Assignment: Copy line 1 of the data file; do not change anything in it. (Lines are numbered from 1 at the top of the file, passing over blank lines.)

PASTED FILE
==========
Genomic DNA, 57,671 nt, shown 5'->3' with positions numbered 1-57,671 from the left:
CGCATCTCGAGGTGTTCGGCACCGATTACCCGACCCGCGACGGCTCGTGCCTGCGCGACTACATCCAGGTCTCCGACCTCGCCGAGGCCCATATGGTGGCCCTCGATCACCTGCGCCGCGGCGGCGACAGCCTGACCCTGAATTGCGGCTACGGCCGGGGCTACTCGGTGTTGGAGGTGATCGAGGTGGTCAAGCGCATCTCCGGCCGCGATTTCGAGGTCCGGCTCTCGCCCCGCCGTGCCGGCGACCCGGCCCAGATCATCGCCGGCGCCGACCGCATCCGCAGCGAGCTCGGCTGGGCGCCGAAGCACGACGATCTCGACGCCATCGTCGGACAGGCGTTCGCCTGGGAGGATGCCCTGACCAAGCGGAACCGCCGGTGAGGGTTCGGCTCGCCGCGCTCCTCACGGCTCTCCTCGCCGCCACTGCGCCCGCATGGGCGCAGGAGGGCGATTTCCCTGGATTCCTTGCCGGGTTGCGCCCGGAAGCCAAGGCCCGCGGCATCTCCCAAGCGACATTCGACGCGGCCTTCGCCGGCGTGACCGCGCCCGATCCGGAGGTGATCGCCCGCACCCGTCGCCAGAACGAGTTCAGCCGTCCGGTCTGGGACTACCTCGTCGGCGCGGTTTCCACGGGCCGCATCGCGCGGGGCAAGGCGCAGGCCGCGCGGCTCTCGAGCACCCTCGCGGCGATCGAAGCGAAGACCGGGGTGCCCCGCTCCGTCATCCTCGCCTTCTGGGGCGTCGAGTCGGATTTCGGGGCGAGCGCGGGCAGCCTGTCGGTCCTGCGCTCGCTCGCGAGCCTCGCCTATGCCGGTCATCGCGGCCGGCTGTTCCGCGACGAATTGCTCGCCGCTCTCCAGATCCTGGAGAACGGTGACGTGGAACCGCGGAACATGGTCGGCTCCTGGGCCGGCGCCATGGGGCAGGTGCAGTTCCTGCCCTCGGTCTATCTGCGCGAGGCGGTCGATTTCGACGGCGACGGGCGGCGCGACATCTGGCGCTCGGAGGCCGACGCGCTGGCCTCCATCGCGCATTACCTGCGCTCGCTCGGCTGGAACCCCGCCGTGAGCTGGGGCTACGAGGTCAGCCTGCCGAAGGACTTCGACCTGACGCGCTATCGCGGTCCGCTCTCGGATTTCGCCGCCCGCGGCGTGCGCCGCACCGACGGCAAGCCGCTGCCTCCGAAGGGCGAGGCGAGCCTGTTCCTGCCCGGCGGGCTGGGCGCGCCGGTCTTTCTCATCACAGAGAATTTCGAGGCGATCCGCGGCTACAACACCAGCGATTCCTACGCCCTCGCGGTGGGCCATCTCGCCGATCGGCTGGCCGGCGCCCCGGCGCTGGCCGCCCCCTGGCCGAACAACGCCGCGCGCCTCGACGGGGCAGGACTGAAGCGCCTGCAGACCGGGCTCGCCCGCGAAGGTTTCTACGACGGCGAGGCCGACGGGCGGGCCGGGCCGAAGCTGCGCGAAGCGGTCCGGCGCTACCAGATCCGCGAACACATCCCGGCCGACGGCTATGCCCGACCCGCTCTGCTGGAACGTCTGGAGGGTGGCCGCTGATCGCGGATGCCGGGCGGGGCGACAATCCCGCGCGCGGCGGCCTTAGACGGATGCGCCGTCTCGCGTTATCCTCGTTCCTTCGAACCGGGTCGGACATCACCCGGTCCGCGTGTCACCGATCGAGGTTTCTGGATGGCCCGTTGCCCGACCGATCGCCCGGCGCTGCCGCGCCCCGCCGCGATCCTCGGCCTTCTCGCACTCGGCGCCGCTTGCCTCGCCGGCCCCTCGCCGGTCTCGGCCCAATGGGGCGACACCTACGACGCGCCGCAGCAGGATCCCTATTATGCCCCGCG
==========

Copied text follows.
Genomic DNA, 57,671 nt, shown 5'->3' with positions numbered 1-57,671 from the left: